I decided to send the Welta Weltur our for a bit of a CLA. The rangefinder / viewer is a bit foggy and makes it difficult to focus easily. That is taken care of by using a smaller f-stop, thus increasing the DOF. I am not sure how this light leak occurred – perhaps when it was being developed.
Taken with Ilford XP Super 400, Welta Weltur from 1937, Xenar lens. Guestimated exposures. Scanned with Epson V600.
Another view of the local botanical gardens. Today’s image is much sharper than yesterday’s – less muddy from a bit of blur. Again, Weltur, Ilford, and Xenar.
It seems the Xenar is quite good at handling contrast. The LR historgram shows both in its display. As well, the Epson V600 handles C-41 processed B&W film with Digital Ice – very little clean up done in post. With one roll of the XP Super film left, I am tempted to get some more . . .
A tree, a sunny day, a canyon, a 1937 folding Welta Weltur camera, a colored filter, 120 film shot in6x4.5 film, Ilford film, a Schneider Kreuznach Xenar 2.8 80mm lens. Such a delight to get back from the lab (even if I have to do a bit of cleaning up in LR)!
If you look closely, you will see there is blur in the image. I finally figured out that the way I was pressing the exposure button was the fault. I did it too quickly, and the result was a sort of little jerk. Motion and blur. That is why some pictures from this roll are sharper and others softer. Interesting how you have to really think about things differently depending on the camera you are using.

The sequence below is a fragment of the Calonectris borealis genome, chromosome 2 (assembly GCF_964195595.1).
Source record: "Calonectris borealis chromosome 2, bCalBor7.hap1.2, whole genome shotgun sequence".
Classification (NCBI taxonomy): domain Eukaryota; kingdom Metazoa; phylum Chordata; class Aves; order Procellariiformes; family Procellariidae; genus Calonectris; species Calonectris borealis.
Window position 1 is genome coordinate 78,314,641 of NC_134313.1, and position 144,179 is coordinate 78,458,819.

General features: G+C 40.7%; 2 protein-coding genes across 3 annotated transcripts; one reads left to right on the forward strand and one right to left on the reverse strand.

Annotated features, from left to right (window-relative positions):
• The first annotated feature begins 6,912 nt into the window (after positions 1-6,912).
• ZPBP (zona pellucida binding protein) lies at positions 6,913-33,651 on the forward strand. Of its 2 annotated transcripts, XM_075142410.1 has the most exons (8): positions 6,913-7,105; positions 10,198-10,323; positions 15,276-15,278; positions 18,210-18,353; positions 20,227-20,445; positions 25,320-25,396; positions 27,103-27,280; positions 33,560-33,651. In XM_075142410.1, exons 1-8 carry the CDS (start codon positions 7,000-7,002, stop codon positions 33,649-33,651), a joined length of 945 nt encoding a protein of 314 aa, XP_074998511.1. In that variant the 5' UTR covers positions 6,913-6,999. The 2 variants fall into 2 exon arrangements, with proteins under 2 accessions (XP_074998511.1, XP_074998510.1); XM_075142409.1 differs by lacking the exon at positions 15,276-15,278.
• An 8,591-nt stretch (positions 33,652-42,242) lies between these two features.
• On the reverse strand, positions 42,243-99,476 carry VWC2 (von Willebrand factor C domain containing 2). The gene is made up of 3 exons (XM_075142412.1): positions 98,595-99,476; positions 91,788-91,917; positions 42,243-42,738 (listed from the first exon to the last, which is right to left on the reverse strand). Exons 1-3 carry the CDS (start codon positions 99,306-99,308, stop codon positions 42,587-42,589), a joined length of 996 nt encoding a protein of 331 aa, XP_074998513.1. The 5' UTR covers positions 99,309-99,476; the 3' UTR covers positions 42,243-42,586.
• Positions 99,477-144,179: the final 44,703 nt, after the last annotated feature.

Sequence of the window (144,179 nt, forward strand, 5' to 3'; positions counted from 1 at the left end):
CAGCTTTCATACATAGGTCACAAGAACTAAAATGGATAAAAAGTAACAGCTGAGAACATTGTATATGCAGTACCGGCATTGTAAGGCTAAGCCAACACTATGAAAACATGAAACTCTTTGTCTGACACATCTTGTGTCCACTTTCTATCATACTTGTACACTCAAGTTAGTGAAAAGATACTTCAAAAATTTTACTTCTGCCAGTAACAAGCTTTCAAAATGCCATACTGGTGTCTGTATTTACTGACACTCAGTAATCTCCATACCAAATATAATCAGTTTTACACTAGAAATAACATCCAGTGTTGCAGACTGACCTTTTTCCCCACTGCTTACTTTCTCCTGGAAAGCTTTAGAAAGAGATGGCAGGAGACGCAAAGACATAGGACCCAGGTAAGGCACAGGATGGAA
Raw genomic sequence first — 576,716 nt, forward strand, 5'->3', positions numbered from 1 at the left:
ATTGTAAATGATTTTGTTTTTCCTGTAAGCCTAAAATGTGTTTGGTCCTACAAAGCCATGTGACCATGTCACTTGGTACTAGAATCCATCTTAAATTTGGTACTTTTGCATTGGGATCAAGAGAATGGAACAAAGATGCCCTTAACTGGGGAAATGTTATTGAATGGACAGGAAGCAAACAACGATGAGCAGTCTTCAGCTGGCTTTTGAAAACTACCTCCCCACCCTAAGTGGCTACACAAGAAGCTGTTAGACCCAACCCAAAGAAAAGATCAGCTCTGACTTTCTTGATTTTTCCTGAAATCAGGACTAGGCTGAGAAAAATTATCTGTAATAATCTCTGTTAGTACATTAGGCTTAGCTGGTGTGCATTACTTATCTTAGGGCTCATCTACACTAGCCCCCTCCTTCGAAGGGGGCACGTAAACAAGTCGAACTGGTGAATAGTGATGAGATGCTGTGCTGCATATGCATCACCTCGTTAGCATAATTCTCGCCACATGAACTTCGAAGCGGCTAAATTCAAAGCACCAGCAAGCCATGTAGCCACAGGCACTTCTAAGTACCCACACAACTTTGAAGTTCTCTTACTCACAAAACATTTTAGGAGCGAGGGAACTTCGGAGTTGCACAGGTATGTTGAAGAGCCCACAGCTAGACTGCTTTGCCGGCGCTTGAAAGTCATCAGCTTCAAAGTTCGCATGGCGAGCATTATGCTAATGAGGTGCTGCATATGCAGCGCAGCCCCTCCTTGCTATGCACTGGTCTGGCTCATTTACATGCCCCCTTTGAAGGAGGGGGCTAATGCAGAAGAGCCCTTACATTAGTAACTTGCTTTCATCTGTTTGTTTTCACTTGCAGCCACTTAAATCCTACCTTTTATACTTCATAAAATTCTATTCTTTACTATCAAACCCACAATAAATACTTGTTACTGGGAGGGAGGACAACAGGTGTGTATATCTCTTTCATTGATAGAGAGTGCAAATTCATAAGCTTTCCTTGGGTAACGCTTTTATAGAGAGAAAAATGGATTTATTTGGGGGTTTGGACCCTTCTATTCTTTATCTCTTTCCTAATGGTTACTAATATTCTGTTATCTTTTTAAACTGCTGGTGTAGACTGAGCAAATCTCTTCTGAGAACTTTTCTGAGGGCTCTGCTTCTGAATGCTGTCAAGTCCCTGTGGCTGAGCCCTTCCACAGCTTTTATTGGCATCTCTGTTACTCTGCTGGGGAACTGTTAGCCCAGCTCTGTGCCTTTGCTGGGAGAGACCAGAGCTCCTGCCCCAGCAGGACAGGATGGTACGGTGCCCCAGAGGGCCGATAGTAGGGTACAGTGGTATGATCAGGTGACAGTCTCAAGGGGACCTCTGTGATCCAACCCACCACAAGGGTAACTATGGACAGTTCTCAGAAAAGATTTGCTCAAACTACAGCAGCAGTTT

Another image from the roll of Ilford Super XP 400, a C-41 process black and white film. Again, with the Welta Weltur from 1937. And, once more, I am so impressed by the Xenar lens!
I took the Weltur out in a number of situations, using the Sunny 16 rule for the most part. I expect I shot this at 1/250 as it was a bright, sunny day. I also brought my light meter with me, but tried to guess before I measured. I also think I may have used f/8. The reason? More light for the detail in the trunk. Maybe I should write things down so I can see how things really work out – not just guess at how things work out. Shouldn’t be too hard for 12 – 18 pictures!
Part of my container garden this summer in the Dog Free Zone. I grew hot chilis, herbs, flowers, and, in particular, milkweed. You can see the milkweed seed pods have opened, and the seeds are waiting to blown away by the wind. The milkweed is food that is important to Monarch butterflies, but I have heard that the milkweed with colored flowers is not good for the butterflies. I want to do a bit of research on this – what if all is for naught?